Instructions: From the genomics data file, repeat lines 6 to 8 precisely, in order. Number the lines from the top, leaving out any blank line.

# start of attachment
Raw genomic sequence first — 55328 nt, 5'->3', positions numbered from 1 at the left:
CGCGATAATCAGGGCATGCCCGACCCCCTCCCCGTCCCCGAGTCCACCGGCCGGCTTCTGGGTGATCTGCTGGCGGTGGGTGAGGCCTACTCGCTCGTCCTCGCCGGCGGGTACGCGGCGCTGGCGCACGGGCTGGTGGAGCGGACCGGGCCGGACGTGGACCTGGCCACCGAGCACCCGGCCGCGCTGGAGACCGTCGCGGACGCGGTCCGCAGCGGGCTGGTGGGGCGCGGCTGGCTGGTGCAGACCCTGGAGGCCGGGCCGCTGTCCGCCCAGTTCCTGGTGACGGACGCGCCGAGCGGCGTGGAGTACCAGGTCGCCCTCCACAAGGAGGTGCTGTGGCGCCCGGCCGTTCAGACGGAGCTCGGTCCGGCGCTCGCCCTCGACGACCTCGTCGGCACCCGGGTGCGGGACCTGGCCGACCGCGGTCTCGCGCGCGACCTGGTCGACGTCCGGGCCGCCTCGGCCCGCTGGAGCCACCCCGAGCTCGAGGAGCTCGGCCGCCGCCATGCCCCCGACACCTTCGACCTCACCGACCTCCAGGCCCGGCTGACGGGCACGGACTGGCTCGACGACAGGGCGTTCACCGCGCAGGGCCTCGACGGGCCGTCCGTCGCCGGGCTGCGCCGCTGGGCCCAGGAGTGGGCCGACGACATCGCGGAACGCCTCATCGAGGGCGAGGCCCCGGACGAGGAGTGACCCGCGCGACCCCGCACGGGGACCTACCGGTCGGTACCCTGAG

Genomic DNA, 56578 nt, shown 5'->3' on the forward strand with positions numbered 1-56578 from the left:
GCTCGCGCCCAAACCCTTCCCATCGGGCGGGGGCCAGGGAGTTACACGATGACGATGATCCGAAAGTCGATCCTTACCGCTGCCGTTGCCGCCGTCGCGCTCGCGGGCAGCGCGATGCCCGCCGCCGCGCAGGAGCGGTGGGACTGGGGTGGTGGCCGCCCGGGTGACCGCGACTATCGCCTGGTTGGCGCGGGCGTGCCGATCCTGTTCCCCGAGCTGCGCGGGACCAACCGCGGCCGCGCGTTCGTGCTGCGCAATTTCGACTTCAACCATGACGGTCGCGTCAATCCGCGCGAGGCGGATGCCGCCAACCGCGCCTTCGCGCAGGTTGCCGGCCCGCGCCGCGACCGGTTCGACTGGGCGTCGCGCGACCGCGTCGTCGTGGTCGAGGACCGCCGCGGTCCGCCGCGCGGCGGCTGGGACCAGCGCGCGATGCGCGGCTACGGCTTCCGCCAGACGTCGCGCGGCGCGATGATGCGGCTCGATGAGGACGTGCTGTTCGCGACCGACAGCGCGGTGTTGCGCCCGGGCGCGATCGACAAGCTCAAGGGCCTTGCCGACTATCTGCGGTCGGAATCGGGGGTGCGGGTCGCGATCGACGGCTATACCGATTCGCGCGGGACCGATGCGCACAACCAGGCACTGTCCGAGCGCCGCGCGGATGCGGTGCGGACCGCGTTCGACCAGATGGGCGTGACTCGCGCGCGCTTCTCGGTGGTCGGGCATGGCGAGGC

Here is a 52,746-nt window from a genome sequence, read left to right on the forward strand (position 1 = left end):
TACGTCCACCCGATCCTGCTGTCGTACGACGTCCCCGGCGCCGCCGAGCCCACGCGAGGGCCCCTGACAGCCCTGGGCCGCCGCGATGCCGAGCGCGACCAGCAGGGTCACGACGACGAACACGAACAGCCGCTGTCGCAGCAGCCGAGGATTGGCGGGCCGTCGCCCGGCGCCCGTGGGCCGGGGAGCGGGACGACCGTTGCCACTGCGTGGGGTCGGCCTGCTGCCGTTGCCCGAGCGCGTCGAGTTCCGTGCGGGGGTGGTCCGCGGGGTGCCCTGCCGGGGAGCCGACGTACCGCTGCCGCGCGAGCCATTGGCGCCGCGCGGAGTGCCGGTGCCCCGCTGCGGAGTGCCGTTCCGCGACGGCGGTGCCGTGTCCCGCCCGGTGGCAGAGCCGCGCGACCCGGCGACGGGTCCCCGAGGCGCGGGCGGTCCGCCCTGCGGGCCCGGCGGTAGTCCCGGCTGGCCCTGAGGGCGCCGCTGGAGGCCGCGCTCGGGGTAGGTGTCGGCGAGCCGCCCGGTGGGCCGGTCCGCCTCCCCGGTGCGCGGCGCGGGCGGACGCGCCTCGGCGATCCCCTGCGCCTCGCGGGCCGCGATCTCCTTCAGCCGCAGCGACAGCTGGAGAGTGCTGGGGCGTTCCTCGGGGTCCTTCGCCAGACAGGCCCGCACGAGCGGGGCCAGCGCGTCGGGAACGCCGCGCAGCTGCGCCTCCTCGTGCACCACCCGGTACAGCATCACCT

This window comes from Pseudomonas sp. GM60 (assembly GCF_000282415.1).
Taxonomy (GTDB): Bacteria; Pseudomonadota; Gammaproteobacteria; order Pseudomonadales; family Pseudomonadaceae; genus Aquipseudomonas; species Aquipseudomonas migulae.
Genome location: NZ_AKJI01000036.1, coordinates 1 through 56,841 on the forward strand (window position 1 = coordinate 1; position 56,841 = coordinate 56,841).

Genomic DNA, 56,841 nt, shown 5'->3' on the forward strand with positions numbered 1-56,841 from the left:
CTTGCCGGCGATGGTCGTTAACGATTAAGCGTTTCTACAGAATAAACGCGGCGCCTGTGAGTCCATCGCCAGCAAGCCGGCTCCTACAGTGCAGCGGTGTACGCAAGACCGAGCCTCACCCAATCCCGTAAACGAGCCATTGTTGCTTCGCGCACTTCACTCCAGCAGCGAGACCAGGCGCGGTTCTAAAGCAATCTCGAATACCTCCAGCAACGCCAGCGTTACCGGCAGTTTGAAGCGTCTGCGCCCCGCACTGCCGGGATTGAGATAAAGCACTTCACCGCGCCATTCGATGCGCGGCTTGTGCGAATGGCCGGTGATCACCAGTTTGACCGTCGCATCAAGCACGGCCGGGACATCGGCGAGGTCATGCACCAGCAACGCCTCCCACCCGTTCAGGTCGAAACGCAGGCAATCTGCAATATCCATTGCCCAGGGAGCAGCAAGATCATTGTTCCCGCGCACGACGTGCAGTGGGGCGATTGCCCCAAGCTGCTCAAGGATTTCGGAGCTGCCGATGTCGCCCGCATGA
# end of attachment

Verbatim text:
TACGTCCACCCGATCCTGCTGTCGTACGACGTCCCCGGCGCCGCCGAGCCCACGCGAGGGCCCCTGACAGCCCTGGGCCGCCGCGATGCCGAGCGCGACCAGCAGGGTCACGACGACGAACACGAACAGCCGCTGTCGCAGCAGCCGAGGATTGGCGGGCCGTCGCCCGGCGCCCGTGGGCCGGGGAGCGGGACGACCGTTGCCACTGCGTGGGGTCGGCCTGCTGCCGTTGCCCGAGCGCGTCGAGTTCCGTGCGGGGGTGGTCCGCGGGGTGCCCTGCCGGGGAGCCGACGTACCGCTGCCGCGCGAGCCATTGGCGCCGCGCGGAGTGCCGGTGCCCCGCTGCGGAGTGCCGTTCCGCGACGGCGGTGCCGTGTCCCGCCCGGTGGCAGAGCCGCGCGACCCGGCGACGGGTCCCCGAGGCGCGGGCGGTCCGCCCTGCGGGCCCGGCGGTAGTCCCGGCTGGCCCTGAGGGCGCCGCTGGAGGCCGCGCTCGGGGTAGGTGTCGGCGAGCCGCCCGGTGGGCCGGTCCGCCTCCCCGGTGCGCGGCGCGGGCGGACGCGCCTCGGCGATCCCCTGCGCCTCGCGGGCCGCGATCTCCTTCAGCCGCAGCGACAGCTGGAGAGTGCTGGGGCGTTCCTCGGGGTCCTTCGCCAGACAGGCCCGCACGAGCGGGGCCAGCGCGTCGGGAACGCCGCGCAGCTGCGCCTCCTCGTGCACCACCCGGTACAGCATCACCT

This window comes from Pseudomonas sp. GM60 (assembly GCF_000282415.1).
Taxonomy (GTDB): Bacteria; Pseudomonadota; Gammaproteobacteria; order Pseudomonadales; family Pseudomonadaceae; genus Aquipseudomonas; species Aquipseudomonas migulae.